In his recently published book, History of Us, Nisenan Tribe of Nevada County, Tribal Chairman Richard B. Johnson describes the indigenous lifestyle (before white men came to California) in a way that makes the heart long to experience it, feel the close family ties, and understand the intimate connections with the land.
He includes information about the religious and spiritual shamans, both males and females, highly valued for their special herbal knowledge. Native plant enthusiasts will appreciate the flora resources chapter.
Their homes, called “hu,” were round and semi-subterranean. The structures maintained even temperatures and were designed to allow for smoke release from the fireplace. Floors were covered with fine grasses and deer rugs. Hammocks were used for sleeping. The entrance was small, a crawl space. This was for heat conservation and protection from intruders.
With all the fires burning in California in recent years, I can’t help but think about how contemporary home replacement designs should follow these principles.
History of Us includes photos of tools that were crafted for hunting, fishing, and food storage as well as ceremonial regalia.
The Nisenan territory was vast. It included the Histum Yani (middle mountains of the Valley) or Esto Yamani that we call the Sutter Buttes all the way up to Soda Springs. Tribelete chiefs and headmen governed villages located up and down Deer Creek where natural resources were managed. Villages had communication and trading systems. At convention-style gatherings, art and culture were exchanged and inter-tribal treaties were made. This was where young people often found spouses.
Although every aspect of Nisenan life, past and present, is captivating, my favorite section of Johnson’s book is belief and tradition stories. Coyote trickery, the creation story, and the Huitals, one-legged people who live in caves, had my imagination working overtime.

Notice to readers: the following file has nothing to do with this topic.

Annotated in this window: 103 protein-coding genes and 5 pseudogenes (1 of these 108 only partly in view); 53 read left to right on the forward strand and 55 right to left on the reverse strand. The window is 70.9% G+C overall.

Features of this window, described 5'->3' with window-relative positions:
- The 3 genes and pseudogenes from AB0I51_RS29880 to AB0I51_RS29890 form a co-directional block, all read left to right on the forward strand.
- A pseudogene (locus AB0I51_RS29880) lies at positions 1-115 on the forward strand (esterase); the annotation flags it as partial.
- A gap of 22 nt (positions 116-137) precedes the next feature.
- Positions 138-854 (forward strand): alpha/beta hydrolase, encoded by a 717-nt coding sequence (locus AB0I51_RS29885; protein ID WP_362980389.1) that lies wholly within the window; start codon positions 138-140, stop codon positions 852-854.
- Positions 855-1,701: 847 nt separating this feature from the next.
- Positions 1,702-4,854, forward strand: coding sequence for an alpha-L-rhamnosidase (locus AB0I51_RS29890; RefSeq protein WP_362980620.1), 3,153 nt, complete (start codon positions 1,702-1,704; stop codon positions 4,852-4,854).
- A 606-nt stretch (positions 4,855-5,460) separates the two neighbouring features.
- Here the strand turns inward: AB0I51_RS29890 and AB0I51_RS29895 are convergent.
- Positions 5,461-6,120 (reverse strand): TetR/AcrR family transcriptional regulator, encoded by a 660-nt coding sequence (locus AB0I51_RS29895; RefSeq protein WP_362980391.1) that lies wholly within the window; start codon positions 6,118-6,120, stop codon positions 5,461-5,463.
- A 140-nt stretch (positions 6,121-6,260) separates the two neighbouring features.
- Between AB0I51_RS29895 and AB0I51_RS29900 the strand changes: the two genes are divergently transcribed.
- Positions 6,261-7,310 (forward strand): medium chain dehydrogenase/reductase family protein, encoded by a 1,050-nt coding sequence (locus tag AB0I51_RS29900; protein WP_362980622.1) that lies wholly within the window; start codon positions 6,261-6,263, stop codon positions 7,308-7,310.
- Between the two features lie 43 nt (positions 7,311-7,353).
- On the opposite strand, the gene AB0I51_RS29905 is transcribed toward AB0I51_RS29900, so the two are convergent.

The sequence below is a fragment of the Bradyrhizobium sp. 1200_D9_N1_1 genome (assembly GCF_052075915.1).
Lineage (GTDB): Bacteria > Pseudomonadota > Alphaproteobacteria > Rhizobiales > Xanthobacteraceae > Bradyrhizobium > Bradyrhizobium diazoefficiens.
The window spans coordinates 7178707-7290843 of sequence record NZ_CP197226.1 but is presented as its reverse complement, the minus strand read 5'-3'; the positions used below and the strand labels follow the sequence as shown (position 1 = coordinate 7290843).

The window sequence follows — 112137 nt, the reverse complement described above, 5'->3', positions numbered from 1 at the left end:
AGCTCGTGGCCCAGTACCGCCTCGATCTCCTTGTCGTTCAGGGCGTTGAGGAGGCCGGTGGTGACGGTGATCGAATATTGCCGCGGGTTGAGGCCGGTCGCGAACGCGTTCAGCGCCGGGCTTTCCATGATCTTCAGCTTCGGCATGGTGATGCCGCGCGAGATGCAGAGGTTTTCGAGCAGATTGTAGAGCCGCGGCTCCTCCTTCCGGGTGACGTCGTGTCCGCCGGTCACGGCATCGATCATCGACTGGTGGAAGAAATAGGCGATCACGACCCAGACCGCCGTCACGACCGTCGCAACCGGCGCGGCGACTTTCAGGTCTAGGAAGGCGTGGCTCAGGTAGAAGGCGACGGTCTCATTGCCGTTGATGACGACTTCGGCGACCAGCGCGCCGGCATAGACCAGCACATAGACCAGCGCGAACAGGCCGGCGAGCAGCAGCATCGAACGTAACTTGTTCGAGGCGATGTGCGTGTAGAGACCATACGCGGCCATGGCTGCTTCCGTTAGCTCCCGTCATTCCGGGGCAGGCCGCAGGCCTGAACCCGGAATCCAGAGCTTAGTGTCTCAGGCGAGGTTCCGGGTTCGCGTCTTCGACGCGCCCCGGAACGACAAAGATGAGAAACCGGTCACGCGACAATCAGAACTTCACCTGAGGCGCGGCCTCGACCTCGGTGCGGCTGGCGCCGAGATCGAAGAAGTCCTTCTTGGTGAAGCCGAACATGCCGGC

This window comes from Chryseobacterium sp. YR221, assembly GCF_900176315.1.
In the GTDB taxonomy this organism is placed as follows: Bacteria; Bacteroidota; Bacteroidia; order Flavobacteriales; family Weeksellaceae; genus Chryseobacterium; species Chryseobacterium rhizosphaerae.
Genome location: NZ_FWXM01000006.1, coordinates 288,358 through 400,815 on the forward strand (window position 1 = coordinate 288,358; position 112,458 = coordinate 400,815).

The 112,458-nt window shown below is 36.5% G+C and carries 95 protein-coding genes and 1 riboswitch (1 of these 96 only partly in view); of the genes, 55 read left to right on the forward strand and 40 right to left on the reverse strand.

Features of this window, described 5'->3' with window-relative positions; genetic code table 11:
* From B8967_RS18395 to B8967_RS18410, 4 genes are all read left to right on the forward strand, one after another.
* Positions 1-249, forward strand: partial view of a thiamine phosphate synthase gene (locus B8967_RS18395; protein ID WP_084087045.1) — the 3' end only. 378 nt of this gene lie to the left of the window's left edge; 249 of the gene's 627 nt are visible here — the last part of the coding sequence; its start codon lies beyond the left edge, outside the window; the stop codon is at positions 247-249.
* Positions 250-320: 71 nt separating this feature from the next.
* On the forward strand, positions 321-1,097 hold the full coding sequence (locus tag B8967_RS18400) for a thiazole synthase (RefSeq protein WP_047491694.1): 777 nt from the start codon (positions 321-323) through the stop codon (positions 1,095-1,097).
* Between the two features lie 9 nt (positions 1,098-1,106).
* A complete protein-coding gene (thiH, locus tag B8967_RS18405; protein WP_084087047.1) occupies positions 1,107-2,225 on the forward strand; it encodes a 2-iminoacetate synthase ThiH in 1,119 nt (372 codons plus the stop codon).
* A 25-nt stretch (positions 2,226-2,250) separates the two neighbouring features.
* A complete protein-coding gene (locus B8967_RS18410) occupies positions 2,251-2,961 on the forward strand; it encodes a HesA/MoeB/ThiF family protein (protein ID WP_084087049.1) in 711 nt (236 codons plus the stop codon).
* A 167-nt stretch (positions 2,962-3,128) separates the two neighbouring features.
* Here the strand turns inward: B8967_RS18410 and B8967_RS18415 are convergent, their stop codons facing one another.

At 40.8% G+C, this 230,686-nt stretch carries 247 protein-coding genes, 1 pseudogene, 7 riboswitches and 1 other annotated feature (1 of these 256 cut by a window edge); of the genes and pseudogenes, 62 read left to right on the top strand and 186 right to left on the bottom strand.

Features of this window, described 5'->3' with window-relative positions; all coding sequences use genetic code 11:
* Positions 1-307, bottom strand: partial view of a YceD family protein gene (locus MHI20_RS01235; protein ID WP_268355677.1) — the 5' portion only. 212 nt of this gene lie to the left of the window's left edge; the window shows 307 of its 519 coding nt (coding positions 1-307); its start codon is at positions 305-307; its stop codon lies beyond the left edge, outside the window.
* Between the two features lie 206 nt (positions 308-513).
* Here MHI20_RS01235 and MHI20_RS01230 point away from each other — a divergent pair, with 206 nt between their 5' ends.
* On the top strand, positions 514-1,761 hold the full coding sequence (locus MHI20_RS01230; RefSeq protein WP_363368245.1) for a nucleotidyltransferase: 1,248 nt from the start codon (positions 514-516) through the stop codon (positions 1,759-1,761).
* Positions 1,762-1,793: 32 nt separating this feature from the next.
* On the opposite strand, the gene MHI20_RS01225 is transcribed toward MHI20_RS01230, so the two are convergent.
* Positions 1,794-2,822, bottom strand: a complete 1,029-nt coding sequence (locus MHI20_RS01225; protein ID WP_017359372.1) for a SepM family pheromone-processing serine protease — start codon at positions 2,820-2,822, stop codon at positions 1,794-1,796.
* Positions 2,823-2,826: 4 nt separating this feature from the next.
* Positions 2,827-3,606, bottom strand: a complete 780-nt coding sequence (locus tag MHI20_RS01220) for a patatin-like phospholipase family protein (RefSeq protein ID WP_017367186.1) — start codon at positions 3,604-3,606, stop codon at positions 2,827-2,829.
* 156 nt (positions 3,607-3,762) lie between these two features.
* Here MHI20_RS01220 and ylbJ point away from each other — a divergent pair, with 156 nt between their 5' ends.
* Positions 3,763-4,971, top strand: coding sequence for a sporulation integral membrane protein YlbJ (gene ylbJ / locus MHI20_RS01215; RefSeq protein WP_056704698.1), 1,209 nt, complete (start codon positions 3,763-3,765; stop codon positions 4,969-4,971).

As one would expect, reading about the brutality that the Nisenan People experienced during the Gold Rush is upsetting. It should be. Johnson’s detailed research and chronology of horrific news articles is commendable.
The latter part of the book details termination of the Rancheria’s tribal designation in 1964, citing legal documents, communication threads, and court cases. It lays out evidence the tribe is using to re-establish its federal recognition. This technical section was not as easy to follow as the first 75% of the book.
I can imagine the highs and lows that the author must have experienced while working on this remarkable labor of love. It’s a valuable gift for upcoming Nisenan generations, and a powerful tool that, I hope provides, the right information to the right people who can assist the tribe in reaching their goals.
To better understand historic trauma and what it must have been like to be removed from your home and placed in an Indian school, I did some research. The videos below are the best sources (at the time) that most clearly describe and explain the topics.
Univesity of Minnesota – What is historic Trauma?
Syracuse University – Intergenerational Trauma in Native Americans – “Healing The Past” – Dr. Jessic Corey
(Author is reading a research paper, fast. The information and photography are very good.
Hit pause and rewind, to absorb it all.)
Firehouse Museum, Nevada City – Nisenan People & Chinese history
Nevada City TV – Sentenial episode – Interview with Shelly Covert that includes discussion of Centennial dam
VICE.com [featuring beautiful photographs] – The California Tribe the Government Tried to Erase in the 60s – The Nisenan tribe of the California Central Valley are fighting to regain recognition from the federal government.